With everything being so flooded in the area, we were surprised to come across this pair of beaver out of the water. I thought they would be mating in their den, not out in public!
One of the new blocks we are checking out is in Monson, and we were excited to find 2 different adult Bald Eagles hanging out in an area suitable to support a nest.
The bird above is bird #1....we know that since eagle #2 below flew into the same tree and they exchanged places. We spent at least 30 minutes in the area and the bird was definitely acting like it was on territory.
As spring progresses we will have to revisit the area several times to see if we can find any indication of nesting vs. this being a bonded pair wintering in the same area.
We did, however, have great looks at a Red-bellied Woodpecker in a definite nest hole.
There were two birds in the area and they kept calling back and forth to each other.
We just pulled the car off the road and sat for a few minutes watching the comings and goings. The male flew off once or twice but always came back to the same hole calling for the female.
This will be an exciting spot to check in a month or so to see what nesting activity actually took place. I don't think I've ever found the actual nest of a Red-bellied, so it's definitely something to look forward to.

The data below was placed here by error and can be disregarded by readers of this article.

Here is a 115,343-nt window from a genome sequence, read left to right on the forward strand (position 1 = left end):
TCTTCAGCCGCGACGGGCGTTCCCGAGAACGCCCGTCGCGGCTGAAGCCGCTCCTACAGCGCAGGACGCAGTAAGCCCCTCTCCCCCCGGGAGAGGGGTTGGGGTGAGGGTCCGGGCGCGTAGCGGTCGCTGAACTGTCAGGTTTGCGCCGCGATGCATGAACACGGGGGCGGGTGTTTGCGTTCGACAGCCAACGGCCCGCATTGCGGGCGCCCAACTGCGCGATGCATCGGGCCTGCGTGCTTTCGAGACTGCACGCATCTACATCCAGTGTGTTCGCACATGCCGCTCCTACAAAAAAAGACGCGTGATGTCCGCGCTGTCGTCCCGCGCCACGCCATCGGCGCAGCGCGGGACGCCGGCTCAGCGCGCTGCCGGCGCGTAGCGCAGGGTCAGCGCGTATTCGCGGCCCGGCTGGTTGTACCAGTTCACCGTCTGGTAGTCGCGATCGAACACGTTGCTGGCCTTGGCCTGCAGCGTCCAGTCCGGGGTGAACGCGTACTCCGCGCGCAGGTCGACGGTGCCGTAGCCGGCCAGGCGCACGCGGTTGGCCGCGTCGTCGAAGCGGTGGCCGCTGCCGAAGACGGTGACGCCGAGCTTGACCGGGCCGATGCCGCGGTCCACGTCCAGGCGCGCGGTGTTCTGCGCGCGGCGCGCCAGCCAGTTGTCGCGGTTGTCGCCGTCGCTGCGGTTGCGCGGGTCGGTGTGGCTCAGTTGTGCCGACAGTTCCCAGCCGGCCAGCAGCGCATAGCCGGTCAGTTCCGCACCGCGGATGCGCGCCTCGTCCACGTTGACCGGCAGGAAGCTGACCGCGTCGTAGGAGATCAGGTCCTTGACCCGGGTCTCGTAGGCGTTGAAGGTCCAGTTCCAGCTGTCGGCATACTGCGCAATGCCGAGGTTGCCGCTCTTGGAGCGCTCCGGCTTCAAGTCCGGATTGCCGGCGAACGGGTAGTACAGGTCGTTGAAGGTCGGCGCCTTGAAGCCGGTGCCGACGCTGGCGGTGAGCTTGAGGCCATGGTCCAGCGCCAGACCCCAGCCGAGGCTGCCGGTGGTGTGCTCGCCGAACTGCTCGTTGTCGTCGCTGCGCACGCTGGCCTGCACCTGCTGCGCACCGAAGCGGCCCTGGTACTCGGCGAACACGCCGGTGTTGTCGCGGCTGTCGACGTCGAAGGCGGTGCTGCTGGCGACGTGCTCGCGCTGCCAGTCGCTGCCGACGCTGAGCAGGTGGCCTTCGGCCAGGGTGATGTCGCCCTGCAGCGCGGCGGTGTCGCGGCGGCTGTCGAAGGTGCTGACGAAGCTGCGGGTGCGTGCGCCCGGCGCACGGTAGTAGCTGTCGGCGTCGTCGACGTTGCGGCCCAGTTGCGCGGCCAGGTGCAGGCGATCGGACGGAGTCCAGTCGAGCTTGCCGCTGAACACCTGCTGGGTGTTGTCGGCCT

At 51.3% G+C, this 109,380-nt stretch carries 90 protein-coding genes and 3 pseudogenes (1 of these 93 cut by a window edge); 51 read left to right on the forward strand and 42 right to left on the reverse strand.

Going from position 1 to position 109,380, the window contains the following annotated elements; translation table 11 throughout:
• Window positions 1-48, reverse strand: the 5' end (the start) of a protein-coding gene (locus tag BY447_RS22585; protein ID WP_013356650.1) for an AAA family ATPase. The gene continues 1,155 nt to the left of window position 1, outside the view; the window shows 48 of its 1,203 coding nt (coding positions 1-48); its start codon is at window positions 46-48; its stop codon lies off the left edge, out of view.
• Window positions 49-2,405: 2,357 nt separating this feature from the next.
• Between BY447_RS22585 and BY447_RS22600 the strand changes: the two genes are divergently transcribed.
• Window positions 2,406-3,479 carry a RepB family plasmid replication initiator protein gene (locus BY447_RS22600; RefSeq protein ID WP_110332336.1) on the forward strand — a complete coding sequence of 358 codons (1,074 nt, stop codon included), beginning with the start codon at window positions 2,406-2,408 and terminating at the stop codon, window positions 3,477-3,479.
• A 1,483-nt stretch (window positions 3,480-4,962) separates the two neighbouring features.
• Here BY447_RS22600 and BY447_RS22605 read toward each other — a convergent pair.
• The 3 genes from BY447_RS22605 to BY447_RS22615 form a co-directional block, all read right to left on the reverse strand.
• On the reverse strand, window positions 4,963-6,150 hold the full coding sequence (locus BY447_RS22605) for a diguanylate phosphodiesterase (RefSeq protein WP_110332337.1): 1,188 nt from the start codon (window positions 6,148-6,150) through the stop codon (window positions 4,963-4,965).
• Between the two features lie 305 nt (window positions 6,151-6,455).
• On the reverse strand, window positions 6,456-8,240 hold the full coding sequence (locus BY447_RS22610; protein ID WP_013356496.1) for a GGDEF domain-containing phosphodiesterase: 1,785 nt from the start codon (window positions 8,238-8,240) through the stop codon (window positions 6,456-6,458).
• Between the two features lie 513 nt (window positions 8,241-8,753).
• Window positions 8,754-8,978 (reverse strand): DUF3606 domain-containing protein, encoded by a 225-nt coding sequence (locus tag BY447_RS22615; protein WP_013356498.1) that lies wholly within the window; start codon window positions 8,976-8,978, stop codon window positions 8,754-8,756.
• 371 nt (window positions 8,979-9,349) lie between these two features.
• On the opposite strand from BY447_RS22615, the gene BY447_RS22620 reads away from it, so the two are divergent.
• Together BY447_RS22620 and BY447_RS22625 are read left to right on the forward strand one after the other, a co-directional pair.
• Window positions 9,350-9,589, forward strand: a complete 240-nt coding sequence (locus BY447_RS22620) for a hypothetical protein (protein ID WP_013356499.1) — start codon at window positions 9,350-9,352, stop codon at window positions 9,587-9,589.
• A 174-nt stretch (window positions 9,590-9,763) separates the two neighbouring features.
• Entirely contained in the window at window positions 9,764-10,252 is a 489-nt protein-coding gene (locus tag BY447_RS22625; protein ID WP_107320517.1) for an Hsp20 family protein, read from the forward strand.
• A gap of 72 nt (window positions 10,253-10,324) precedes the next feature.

Monday, March 14, 2011

Goodbye to Winter - Hello to Spring.....maybe

Early March can bring such mixed messages. Sometimes it seems like winter is never going to leave. You have all the big dirty piles of snow that have been plowed onto the sides of the parking lot and then when the warming sun starts to melt them, you watch them slowly (very slowly) melt and get even dirtier. But you also start to get excited about the upcoming season....SPRING!!!! The Snow Buntings at Worcester Airport are definitely thinking about heading back to the tundra. Early in the season we were seeing flocks of hundreds....on March 6th we had a flock of about 40. And they seemed like they were definitely staging for migration.
Very few were feeding in the parking lot; most were moving the the grasses along the runway.